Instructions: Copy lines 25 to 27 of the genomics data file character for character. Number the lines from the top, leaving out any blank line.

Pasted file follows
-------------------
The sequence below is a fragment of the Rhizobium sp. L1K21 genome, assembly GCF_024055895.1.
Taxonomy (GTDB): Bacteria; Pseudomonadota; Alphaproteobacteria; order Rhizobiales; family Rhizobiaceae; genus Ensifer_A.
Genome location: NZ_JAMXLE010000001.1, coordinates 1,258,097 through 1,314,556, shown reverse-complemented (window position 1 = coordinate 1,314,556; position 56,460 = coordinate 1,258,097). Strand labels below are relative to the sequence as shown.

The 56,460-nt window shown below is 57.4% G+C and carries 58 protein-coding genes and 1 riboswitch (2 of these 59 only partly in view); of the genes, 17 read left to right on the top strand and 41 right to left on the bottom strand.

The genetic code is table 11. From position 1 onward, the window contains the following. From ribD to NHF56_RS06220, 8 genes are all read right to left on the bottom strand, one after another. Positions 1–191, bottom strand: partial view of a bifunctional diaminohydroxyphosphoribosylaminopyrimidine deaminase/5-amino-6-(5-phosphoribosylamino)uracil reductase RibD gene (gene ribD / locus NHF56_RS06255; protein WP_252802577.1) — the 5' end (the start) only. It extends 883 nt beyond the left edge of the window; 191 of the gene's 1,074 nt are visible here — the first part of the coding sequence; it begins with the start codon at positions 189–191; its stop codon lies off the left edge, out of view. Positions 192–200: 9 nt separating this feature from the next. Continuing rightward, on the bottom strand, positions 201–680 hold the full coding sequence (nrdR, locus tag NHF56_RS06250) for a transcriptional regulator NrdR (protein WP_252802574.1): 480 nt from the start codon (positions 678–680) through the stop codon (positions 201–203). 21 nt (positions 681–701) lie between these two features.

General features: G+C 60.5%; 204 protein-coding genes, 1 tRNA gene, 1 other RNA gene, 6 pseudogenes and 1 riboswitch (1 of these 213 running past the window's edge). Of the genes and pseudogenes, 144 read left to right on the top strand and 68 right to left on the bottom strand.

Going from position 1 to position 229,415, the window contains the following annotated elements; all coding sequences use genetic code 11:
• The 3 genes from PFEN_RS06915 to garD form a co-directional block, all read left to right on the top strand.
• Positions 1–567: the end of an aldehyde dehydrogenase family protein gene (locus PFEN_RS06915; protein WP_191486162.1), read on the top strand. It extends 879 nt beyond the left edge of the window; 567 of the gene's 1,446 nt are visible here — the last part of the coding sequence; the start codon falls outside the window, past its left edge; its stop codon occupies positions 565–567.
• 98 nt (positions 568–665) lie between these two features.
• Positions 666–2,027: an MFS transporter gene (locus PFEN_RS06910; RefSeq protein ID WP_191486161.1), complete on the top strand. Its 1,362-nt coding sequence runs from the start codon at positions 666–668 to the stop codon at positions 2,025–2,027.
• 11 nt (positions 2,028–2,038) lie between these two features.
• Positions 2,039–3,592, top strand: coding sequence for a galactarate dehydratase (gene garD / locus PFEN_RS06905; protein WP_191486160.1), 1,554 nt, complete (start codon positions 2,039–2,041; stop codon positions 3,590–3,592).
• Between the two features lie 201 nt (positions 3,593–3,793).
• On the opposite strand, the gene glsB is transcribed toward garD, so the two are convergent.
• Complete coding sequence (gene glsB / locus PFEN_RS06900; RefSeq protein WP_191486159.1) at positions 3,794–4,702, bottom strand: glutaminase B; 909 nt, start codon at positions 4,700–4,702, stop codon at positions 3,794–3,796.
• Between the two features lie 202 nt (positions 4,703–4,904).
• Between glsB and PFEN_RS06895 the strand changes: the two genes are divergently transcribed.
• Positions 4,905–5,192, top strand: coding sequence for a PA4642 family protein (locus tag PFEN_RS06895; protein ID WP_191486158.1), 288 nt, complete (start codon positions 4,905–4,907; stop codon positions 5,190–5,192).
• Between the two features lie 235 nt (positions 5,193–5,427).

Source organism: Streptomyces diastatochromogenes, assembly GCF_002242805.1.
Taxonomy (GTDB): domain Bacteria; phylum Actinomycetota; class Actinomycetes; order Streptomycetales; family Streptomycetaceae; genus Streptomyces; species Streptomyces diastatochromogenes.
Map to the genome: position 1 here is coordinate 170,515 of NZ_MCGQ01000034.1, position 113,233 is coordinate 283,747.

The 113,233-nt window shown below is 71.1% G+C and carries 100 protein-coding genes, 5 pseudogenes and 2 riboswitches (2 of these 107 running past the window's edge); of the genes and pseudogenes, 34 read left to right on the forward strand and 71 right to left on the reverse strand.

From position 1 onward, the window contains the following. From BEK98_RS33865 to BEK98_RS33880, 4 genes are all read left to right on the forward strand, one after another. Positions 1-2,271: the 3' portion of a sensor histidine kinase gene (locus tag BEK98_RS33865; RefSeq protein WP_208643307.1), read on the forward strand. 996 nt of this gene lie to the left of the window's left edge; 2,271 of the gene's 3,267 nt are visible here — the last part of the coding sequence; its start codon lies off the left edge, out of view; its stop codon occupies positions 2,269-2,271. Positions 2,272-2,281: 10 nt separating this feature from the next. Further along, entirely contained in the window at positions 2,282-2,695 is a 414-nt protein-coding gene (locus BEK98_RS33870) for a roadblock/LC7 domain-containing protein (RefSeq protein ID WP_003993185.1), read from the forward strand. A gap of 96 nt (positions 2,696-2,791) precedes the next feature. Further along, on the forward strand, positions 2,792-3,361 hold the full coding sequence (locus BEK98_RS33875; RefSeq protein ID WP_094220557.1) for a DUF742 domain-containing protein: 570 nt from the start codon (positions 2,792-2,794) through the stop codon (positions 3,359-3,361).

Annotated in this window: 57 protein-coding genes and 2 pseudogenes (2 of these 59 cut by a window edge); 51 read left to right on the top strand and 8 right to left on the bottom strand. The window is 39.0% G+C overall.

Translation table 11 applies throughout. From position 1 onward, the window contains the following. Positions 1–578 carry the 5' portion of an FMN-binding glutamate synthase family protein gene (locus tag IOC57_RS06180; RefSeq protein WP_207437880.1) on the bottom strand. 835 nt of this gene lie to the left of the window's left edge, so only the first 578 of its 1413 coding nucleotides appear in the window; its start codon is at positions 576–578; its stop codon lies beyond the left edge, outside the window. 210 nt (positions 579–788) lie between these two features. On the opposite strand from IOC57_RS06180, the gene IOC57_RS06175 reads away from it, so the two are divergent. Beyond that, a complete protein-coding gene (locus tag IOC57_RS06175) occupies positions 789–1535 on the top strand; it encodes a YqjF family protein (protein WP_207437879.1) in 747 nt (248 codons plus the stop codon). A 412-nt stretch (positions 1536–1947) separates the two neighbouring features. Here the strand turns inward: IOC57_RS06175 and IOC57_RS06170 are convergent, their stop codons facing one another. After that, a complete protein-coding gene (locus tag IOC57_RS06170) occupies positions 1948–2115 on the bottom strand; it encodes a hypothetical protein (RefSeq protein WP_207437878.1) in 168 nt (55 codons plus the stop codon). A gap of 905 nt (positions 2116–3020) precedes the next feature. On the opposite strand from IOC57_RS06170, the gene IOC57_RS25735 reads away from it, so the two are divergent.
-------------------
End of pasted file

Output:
From position 1 onward, the window contains the following. From BEK98_RS33865 to BEK98_RS33880, 4 genes are all read left to right on the forward strand, one after another. Positions 1-2,271: the 3' portion of a sensor histidine kinase gene (locus tag BEK98_RS33865; RefSeq protein WP_208643307.1), read on the forward strand. 996 nt of this gene lie to the left of the window's left edge; 2,271 of the gene's 3,267 nt are visible here — the last part of the coding sequence; its start codon lies off the left edge, out of view; its stop codon occupies positions 2,269-2,271. Positions 2,272-2,281: 10 nt separating this feature from the next. Further along, entirely contained in the window at positions 2,282-2,695 is a 414-nt protein-coding gene (locus BEK98_RS33870) for a roadblock/LC7 domain-containing protein (RefSeq protein ID WP_003993185.1), read from the forward strand. A gap of 96 nt (positions 2,696-2,791) precedes the next feature. Further along, on the forward strand, positions 2,792-3,361 hold the full coding sequence (locus BEK98_RS33875; RefSeq protein ID WP_094220557.1) for a DUF742 domain-containing protein: 570 nt from the start codon (positions 2,792-2,794) through the stop codon (positions 3,359-3,361).

Annotated in this window: 57 protein-coding genes and 2 pseudogenes (2 of these 59 cut by a window edge); 51 read left to right on the top strand and 8 right to left on the bottom strand. The window is 39.0% G+C overall.

Translation table 11 applies throughout. From position 1 onward, the window contains the following. Positions 1–578 carry the 5' portion of an FMN-binding glutamate synthase family protein gene (locus tag IOC57_RS06180; RefSeq protein WP_207437880.1) on the bottom strand. 835 nt of this gene lie to the left of the window's left edge, so only the first 578 of its 1413 coding nucleotides appear in the window; its start codon is at positions 576–578; its stop codon lies beyond the left edge, outside the window. 210 nt (positions 579–788) lie between these two features. On the opposite strand from IOC57_RS06180, the gene IOC57_RS06175 reads away from it, so the two are divergent. Beyond that, a complete protein-coding gene (locus tag IOC57_RS06175) occupies positions 789–1535 on the top strand; it encodes a YqjF family protein (protein WP_207437879.1) in 747 nt (248 codons plus the stop codon). A 412-nt stretch (positions 1536–1947) separates the two neighbouring features. Here the strand turns inward: IOC57_RS06175 and IOC57_RS06170 are convergent, their stop codons facing one another. After that, a complete protein-coding gene (locus tag IOC57_RS06170) occupies positions 1948–2115 on the bottom strand; it encodes a hypothetical protein (RefSeq protein WP_207437878.1) in 168 nt (55 codons plus the stop codon). A gap of 905 nt (positions 2116–3020) precedes the next feature. On the opposite strand from IOC57_RS06170, the gene IOC57_RS25735 reads away from it, so the two are divergent.